Home-based asthma self-management education for inner city children

Arlene M. Butz, Laura Syron, Betty Johnson, Joanne Spaulding, Melissa Walker, Mary Elizabeth Bollinger

Research output: Contribution to journalArticlepeer-review

29 Scopus citations


Optimal home self-management in young children with asthma includes accurate symptom identification followed by timely and appropriate treatment. The objective of this study was to evaluate a home-based asthma educational intervention targeting symptom identification for parents of children with asthma. Two hundred twenty-one children with asthma were enrolled into an ongoing home-based clinical trial and randomized into either a standard asthma education (SAE) or a symptom/nebulizer education intervention (SNEI). Data included home visit records and parents self-report on questionnaires. Symptom identification and self-management skills significantly improved from preintervention to postintervention for parents in both groups with the exception of checking medications for expiration dates and the frequency of cleaning nebulizer device and equipment. However, significantly more parents of children in the SNEI group reported treating cough symptoms as compared with the SAE group (p = 0.05). Of concern is that only 38% of all parents reported having an asthma action plan in the home. A targeted home-based asthma education intervention can be effective for improving symptom identification and appropriate use of medications in children with asthma. Home asthma educational programs should address accurate symptom identification and a demonstration of asthma medication delivery devices.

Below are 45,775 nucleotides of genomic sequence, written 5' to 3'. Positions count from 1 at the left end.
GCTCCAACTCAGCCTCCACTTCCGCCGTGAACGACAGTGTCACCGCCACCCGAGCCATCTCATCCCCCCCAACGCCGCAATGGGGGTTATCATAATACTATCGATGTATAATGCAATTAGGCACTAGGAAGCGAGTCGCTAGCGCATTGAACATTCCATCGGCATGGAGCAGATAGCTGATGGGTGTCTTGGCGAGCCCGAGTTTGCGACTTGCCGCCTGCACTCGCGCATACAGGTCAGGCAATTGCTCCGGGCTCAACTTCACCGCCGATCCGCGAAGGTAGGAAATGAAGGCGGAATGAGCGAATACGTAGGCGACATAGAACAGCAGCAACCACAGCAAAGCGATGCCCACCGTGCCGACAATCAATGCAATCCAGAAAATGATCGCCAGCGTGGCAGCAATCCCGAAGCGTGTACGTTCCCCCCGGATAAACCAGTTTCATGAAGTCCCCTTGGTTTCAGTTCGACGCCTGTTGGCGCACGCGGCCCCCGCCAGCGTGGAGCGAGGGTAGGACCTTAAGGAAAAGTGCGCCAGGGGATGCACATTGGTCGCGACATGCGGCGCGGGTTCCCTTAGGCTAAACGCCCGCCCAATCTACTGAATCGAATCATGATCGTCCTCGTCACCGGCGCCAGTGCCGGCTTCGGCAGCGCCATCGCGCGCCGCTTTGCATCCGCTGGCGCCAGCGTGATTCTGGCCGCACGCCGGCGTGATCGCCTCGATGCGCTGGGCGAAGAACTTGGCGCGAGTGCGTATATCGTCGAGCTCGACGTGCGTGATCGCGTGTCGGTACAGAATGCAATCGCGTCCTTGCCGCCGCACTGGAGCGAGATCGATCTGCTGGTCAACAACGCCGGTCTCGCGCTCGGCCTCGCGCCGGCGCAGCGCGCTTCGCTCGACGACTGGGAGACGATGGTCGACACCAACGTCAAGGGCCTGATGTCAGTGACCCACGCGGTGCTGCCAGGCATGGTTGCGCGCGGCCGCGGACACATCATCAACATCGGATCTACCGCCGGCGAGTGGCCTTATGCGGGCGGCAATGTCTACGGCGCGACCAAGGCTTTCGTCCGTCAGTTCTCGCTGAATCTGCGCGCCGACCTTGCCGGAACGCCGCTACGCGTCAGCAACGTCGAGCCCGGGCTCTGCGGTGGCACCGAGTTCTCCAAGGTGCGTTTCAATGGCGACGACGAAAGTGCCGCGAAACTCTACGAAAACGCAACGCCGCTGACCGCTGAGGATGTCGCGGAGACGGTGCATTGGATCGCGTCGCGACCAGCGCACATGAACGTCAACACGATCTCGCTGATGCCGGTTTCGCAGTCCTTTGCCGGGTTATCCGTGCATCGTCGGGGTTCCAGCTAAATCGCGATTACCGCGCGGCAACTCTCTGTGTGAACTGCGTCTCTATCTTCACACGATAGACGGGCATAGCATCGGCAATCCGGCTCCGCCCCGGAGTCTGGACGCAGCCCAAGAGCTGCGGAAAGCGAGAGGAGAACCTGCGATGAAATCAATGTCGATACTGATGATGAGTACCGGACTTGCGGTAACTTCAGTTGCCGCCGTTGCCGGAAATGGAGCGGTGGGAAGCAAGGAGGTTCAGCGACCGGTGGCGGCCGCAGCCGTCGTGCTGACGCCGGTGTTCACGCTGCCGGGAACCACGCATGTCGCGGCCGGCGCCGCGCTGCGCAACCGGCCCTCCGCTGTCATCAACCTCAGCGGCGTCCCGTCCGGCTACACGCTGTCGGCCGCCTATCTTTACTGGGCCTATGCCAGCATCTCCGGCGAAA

Original languageEnglish (US)
Pages (from-to)189-199
Number of pages11
JournalPublic Health Nursing
Issue number3
StatePublished - May 2005


  • Asthma
  • Children
  • Self-management
  • Symptom identification

ASJC Scopus subject areas

  • Nursing(all)
  • Public Health, Environmental and Occupational Health


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